A more intimate picture of the royal residences is provided by The Courtyard of the Castle of Konigstein from the West, where every tile and every brick and their attendant imperfections are all lovingly outlined, the texture of peeling plaster can be almost felt and where figures are tucked away in detail-obscuring shadows as though caught in a snapshot. It’s a picture where you can almost hear the time pass.
Ironically time was something that ran out for Bellotto when a Prussian invasion of Dresden forced him to leave a few years later – this painting and another never made it to Augustus and were bought by the Marquis of Londonderry.
Bellotto moved to Vienna where he continued to attract royal patronage, this time from Empress Maria Theresia. More imperial vistas resulted – ravishing panoramas of and from the Belvedere Palace and the Schlosshof, continuing the work begun in Dresden but further stretching Bellotto’s affinity for architecture as he tackled the fall of sunlight on intricately-shaped stone balustrades.
Bellotto’s commission also included the new squares, churches and other public buildings of Vienna. He took a brilliantly original and revealing approach to these small spaces and their surroundings. Depicting the Dominikanerkirche, for example, Bellotto chose a position that severely foreshortened its façade and even cast it in deep shade, but yet ensured a full view of the frontage by projecting its shadow on the buildings opposite. Bellotto’s subjects are often shown in dull light, but remain rich with texture and feel; as any photographer knows, an overcast day reveals detail just as well as direct sun, if not better. Bellotto is to Canaletto what monochrome reportage is to Sunday supplement slickness.
Photographic and cinematic comparisons are inescapable when discussing Bellotto’s work, so similar are his techniques to those that would emerge two centuries later with the birth of another art form. The washed-out colours, awkward viewpoints and sharp focus seem to foreshadow directors and cinematographers instead of echoing painters. Indeed, it’s difficult to argue against critics who theorise around Bellotto’s use of a camera obscura to frame his images, though the end result is surely anything but mechanistic. He has transformed this artificial aid into his own ‘shooting style’ – Scorsese, perhaps, to his uncle’s Spielberg. The effect is of hovering over the scene, of being in it.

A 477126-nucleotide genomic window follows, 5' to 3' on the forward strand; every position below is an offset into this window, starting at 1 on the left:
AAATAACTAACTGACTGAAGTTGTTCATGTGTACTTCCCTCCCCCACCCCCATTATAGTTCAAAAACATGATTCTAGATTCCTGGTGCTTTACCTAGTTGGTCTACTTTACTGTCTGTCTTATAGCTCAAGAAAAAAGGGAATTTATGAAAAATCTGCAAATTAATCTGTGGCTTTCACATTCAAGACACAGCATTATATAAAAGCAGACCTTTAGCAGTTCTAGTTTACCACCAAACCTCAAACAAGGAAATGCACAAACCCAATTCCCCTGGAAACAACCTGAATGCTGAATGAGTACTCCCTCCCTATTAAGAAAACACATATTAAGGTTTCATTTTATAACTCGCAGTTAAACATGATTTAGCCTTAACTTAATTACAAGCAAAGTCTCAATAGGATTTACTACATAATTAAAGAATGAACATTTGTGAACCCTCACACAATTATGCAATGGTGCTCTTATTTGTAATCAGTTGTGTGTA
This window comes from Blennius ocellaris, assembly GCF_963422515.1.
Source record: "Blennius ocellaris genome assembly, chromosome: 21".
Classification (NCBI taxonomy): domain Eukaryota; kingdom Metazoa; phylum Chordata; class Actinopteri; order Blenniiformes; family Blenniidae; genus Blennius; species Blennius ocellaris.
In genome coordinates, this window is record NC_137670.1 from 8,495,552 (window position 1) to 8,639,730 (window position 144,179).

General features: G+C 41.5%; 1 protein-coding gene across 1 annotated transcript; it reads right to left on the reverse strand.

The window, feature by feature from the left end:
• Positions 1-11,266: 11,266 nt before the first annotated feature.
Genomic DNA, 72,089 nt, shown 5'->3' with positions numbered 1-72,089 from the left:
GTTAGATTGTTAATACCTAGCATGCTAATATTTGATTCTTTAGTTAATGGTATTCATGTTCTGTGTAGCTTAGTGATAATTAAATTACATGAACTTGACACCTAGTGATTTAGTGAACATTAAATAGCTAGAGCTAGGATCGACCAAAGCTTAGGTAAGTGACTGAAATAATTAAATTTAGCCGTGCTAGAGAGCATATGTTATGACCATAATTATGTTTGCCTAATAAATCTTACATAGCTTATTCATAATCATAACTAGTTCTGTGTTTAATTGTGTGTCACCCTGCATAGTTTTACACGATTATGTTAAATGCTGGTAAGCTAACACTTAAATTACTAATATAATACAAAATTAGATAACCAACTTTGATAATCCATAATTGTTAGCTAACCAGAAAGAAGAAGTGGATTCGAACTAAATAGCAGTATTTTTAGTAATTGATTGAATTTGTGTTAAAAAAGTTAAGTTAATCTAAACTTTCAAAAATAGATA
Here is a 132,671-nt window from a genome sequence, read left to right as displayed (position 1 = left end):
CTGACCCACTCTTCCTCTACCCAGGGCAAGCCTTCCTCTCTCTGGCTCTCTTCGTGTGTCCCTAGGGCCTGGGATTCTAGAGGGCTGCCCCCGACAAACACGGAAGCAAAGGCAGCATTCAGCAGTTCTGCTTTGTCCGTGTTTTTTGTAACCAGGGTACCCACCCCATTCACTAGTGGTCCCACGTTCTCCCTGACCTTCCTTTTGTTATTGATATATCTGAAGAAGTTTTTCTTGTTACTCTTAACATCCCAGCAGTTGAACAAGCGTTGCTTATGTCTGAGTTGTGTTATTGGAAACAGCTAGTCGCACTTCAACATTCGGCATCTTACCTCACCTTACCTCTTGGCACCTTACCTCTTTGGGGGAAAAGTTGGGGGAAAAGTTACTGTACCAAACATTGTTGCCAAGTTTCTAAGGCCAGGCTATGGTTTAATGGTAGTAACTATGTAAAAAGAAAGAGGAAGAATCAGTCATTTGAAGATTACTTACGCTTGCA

From Vienna Bellotto moved to Pirna and Munich and finally to Warsaw, where he died in 1780. He had unquestionably proved his unique gift, and was every bit the equal of his uncle, though it was Canaletto, dying in 1768, who was to receive later generations’ adulation – until now.
Awareness and appreciation of Bellotto’s work is on the rise. The Kunsthistorisches Museum in Vienna dedicated an entire exhibition to him a few years ago; London’s Royal Academy selected some of his astonishing widescreen images of Dresden’s palaces during its recent show of works from the water-logged Gemaldegallerie Alte Meister; and even Manchester City Art Gallery featured one of its Bellottos in its publicity leaflets. With uncle still pulling in the masses, why should this be?
Perhaps because an increasingly troubled world reaches out to the art that reflects that uncertainty and shows a more flawed and recognisable picture of life. Perhaps subconsciously Bellotto’s work, with its quirky views, distressed surfaces and dark water, now connects with us more keenly than Canaletto’s gilded depictions of celebration and pageant. And as if to reinforce this connection, it is Bellotto’s meticulous recordings that have been used to inform the reconstruction of war-ravaged Warsaw and Dresden, a process which culminated in the triumphant reopening of the latter’s Frauenkirche in 2005.
So, the next time you stand in raptures and stare at the light tumbling off a Canaletto, don’t stay for too long; lurking in the shadows is an unassuming young man waiting for the sun to go behind a cloud…
View of Dresden from the Right Bank of the Elbe with the Augustus Bridge, in the Gemäldegalerie, Dresden
The Dominikanerkirche, Vienna, its main facade only visible as a shadow falling on the buildings opposite (Kunsthistorisches Museum, Vienna)
Dresden's Zwinger Place moat, a view almost unchanged today